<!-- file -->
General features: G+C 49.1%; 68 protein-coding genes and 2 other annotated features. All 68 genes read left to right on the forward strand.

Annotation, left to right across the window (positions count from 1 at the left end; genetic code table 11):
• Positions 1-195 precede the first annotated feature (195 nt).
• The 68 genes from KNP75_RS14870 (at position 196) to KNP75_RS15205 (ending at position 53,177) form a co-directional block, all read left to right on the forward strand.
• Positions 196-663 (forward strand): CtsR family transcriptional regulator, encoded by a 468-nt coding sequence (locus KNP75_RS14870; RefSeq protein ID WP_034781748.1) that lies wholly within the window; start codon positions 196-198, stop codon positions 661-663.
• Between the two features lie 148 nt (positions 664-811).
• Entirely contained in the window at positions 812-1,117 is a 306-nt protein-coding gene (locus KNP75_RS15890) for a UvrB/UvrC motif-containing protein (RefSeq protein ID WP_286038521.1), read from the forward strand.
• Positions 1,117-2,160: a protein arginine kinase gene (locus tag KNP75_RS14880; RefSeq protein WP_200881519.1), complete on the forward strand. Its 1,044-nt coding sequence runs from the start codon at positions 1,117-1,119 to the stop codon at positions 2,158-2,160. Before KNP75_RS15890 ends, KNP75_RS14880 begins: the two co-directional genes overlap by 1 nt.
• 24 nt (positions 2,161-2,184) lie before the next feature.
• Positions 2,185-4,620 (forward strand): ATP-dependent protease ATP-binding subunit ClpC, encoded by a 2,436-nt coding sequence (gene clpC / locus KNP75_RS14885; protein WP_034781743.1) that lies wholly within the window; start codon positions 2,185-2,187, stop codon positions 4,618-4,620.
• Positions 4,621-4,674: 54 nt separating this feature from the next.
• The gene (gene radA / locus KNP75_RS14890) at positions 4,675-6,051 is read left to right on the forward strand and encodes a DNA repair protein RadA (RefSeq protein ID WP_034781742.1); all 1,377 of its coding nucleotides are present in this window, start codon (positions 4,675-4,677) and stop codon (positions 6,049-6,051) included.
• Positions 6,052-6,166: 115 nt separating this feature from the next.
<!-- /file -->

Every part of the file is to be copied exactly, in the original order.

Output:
General features: G+C 49.1%; 68 protein-coding genes and 2 other annotated features. All 68 genes read left to right on the forward strand.

Annotation, left to right across the window (positions count from 1 at the left end; genetic code table 11):
• Positions 1-195 precede the first annotated feature (195 nt).
• The 68 genes from KNP75_RS14870 (at position 196) to KNP75_RS15205 (ending at position 53,177) form a co-directional block, all read left to right on the forward strand.
• Positions 196-663 (forward strand): CtsR family transcriptional regulator, encoded by a 468-nt coding sequence (locus KNP75_RS14870; RefSeq protein ID WP_034781748.1) that lies wholly within the window; start codon positions 196-198, stop codon positions 661-663.
• Between the two features lie 148 nt (positions 664-811).
• Entirely contained in the window at positions 812-1,117 is a 306-nt protein-coding gene (locus KNP75_RS15890) for a UvrB/UvrC motif-containing protein (RefSeq protein ID WP_286038521.1), read from the forward strand.
• Positions 1,117-2,160: a protein arginine kinase gene (locus tag KNP75_RS14880; RefSeq protein WP_200881519.1), complete on the forward strand. Its 1,044-nt coding sequence runs from the start codon at positions 1,117-1,119 to the stop codon at positions 2,158-2,160. Before KNP75_RS15890 ends, KNP75_RS14880 begins: the two co-directional genes overlap by 1 nt.
• 24 nt (positions 2,161-2,184) lie before the next feature.
• Positions 2,185-4,620 (forward strand): ATP-dependent protease ATP-binding subunit ClpC, encoded by a 2,436-nt coding sequence (gene clpC / locus KNP75_RS14885; protein WP_034781743.1) that lies wholly within the window; start codon positions 2,185-2,187, stop codon positions 4,618-4,620.
• Positions 4,621-4,674: 54 nt separating this feature from the next.
• The gene (gene radA / locus KNP75_RS14890) at positions 4,675-6,051 is read left to right on the forward strand and encodes a DNA repair protein RadA (RefSeq protein ID WP_034781742.1); all 1,377 of its coding nucleotides are present in this window, start codon (positions 4,675-4,677) and stop codon (positions 6,049-6,051) included.
• Positions 6,052-6,166: 115 nt separating this feature from the next.